Are you tired of slaving away at a job you hate for far less money than you really deserve?
Now is the time to finally get the job of your dreams, and the first step towards making this a reality is having a resume that really stands out and speaks to potential employers.
If it’s been awhile since you’ve sent out resumes you need to be aware that just like everything else, technology has changed the world of resumes. What passed for a good resume just a few years ago simply doesn’t cut it anymore. These days, potential job seekers need to make sure they use relevant specific keywords when they are crafting their cover letters and CVs.
Failure to do so, and the resume ranking software that most top companies use to sort through the incredibly large volume of resumes they receive may automatically pass you over, without it ever being seen by a blood-and-bones human being.
In other words, it’s not only important that you write your resume to impress the hiring managers, you also need to write for the applicant sorting and tracking programs that companies today are using—and they are using them; whereas only five years ago only 30 percent of companies over a certain size used these programs, today it’s almost 90 percent
Fortunately, what we have here are five winning tips that will help you write a resume that impresses man and machine alike so you can get your foot in the door and land that crucial job interview.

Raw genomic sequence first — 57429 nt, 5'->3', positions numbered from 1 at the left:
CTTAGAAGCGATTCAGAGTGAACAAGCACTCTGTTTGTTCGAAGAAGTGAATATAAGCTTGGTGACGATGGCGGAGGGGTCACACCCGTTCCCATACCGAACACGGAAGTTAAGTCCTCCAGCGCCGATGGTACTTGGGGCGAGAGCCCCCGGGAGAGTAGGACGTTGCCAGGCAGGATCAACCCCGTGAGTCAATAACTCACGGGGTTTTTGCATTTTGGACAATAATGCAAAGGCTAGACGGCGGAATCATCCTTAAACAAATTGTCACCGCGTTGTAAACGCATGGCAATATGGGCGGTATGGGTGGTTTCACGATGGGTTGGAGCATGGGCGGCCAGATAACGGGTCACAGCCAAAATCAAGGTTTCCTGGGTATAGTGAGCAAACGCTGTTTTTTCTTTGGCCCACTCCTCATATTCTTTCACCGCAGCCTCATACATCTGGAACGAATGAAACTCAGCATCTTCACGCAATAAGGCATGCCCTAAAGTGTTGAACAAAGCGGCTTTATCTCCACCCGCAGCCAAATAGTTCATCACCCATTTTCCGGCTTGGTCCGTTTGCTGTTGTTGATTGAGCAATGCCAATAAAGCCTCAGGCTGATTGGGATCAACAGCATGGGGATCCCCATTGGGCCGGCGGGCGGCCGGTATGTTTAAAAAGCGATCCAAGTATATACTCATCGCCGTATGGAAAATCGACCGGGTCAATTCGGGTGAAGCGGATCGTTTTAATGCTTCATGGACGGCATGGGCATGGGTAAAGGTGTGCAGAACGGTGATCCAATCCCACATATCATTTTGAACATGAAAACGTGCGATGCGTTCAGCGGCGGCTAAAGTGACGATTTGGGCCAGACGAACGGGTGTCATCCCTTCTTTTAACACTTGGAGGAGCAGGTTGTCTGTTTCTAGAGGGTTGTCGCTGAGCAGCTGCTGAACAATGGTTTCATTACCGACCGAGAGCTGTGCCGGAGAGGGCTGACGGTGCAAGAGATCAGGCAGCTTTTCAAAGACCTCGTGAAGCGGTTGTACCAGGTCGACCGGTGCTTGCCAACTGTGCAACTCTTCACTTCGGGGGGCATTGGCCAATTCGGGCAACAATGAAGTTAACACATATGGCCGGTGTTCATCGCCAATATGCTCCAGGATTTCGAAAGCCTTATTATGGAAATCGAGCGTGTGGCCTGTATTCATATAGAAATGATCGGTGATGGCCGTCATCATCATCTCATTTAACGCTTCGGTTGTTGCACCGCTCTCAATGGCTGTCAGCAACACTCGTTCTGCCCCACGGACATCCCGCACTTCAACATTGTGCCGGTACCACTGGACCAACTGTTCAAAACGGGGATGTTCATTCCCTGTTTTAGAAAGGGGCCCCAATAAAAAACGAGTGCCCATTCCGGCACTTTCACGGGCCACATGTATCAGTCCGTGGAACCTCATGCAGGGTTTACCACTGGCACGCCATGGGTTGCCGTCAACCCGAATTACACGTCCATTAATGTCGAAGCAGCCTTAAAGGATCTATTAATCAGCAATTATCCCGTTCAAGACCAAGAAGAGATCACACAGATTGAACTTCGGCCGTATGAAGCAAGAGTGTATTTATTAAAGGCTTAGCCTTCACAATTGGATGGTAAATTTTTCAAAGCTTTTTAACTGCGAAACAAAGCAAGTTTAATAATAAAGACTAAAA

1. Identify The Right Keywords
Although different companies use different applicant tracking software, all of these programs use algorithms that scan through the electronic text looking for certain keywords.
But how does one go about determining what these ‘certain keywords‘ are exactly?
Well, a good place to look first would be the job description itself. For instance, if it’s a position in IT and the word ‘developer’ (or a variation of this word) is used twice, than you want to also include it in your resume. You also want to look through the company’s web pages and other online materials.
Are there certain keywords or keyword phrases that are often repeated throughout their copy?
If so, you definitely want to think about how you can cleverly insert them into your resume. Besides, you should be researching the company thoroughly anyway as part of your application process!
The trick with keywords is not to overdo it as this can actually have the opposite effect. Also, you want to avoid overused buzzwords such as “self-motivated“, “team player” and the like; they’re cliches that have proven to be essentially meaningless, and companies are even using resume sorting programs that penalize the rankings of resumes that include them.
I wrote a guide on how to tailor a resume if you need more help with this.
2. Never Have Time Gaps In Your Employment History
Job application tracking programs are also designed to detect any empty blocks of time, so make sure you account for every moment from the beginning to the end of your chronological work history.